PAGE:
After eight straight losses, a team can feel one of two ways: desperate and starving to churn out a win in any way possible, or completely defeated, convinced that there will be no wins in sight. Which of these two outcomes is readily apparent can shed light on something arguably more important than a record — a team’s character.
The Cal men’s basketball team (7-15,1-8) is now at such a crossroads. The players must decide whether they will salvage some semblance of their season or give up on it entirely. The former will prove them to be a stalwart cohort with the potential to seriously improve in future seasons. The latter will show that they lack the conviction to become a team contending for wins.
The Bears will be tested this Thursday against Oregon (14-7, 4-4) — the outcome of which matters less than the quality of the process within it.
The Ducks are currently riding a slim two-game win streak, besting UCLA, 94-91, and then Oregon State, 66-57.
The win against the Bruins, who are currently fourth in the Pac-12, came off of a huge performance from sophomore guard Payton Pritchard, who put up 25 points and five threes.
Pritchard has had a few huge games for Oregon but has yet to solidify himself as the team’s consistent go-to offensive weapon — nonetheless, the Bears should be aware of his outside shooting ability and quick handles.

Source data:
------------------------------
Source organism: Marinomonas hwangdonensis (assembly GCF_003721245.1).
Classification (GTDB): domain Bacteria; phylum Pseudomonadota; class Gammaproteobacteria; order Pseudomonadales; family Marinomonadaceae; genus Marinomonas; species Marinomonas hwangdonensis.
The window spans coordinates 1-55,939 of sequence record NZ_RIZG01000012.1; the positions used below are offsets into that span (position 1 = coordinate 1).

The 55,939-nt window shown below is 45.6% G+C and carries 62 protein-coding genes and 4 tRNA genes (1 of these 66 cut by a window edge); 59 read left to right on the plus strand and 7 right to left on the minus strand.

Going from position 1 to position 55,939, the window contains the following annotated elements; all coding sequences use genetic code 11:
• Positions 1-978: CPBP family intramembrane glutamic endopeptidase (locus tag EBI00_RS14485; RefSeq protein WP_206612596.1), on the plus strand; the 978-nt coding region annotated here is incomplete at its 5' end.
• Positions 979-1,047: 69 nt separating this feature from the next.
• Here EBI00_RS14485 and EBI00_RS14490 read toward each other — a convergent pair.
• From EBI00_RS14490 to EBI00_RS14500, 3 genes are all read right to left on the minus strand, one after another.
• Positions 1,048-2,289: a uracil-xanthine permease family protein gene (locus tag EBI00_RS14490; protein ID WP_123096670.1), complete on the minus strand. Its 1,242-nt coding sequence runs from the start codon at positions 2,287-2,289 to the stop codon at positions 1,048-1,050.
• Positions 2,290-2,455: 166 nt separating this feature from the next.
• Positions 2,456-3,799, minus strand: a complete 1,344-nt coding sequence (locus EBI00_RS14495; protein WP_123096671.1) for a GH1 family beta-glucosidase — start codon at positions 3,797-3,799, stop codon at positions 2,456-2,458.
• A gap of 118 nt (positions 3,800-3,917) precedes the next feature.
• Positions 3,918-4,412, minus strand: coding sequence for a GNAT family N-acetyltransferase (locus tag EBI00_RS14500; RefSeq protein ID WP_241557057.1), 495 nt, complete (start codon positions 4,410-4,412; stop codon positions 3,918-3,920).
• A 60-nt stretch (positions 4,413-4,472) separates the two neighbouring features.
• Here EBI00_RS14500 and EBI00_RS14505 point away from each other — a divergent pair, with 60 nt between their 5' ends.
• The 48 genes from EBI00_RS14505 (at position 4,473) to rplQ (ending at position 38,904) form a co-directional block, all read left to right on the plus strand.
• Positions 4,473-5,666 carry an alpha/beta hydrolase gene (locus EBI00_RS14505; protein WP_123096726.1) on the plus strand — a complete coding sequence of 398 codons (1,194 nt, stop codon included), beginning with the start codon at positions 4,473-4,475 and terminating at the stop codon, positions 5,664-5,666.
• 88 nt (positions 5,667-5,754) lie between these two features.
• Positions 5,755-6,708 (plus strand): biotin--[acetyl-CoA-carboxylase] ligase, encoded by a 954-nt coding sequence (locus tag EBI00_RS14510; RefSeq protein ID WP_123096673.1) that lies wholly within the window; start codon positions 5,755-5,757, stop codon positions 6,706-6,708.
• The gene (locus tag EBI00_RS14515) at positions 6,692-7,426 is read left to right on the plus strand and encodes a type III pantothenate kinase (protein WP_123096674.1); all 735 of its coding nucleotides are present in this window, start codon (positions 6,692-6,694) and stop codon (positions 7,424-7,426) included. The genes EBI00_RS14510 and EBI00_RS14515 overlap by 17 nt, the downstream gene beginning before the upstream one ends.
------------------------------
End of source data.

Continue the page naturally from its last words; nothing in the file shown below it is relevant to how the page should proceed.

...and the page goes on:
Joining Pritchard at the top of the Ducks’ stat sheet is redshirt senior guard Elijah Brown, who has been averaging 13.5 points per game and shoots an impressive 36.4 percent from beyond the arc. He’ll be looking to drive and either dish or draw fouls, so Cal’s zone defense should focus on keeping him out at the perimeter.
It’s undeniable that the Bears’ zone defense has improved since the onset of the season, but it still lacks a tenacity and durability (particularly in the second half) that will allow it to function at its most efficient.
Similarly, Cal’s offense has been performing at a suboptimal efficiency. In their last eight losses, the Bears have averaged just 62.8 points per game, mostly on the back of freshman forward Justice Sueing.
Sueing and fellow freshman Darius McNeill have been the lifeblood of Cal’s offensive effort, but they haven’t been able to generate enough on their own to pull off wins — and understandably so. It’s nearly impossible to win a game with only two players putting up double digits, and the rest of the Bears are going to have to pick up some of the slack if they want to begin to show signs of life.
While big men seniors Marcus Lee and Kingsley Okoroh have improved their post game in recent contests, they still lack the efficiency that will ensure domination down low. Simple finishing at the rim still appears to plague these two, and until they’ve got that down, Cal will continue to suffer in its post game.
What the Bears now need to show, more than simply the ability to win, is the ability to compete at a high-caliber level. Only time will tell if they can pull themselves up by their bootstraps and prove their potential.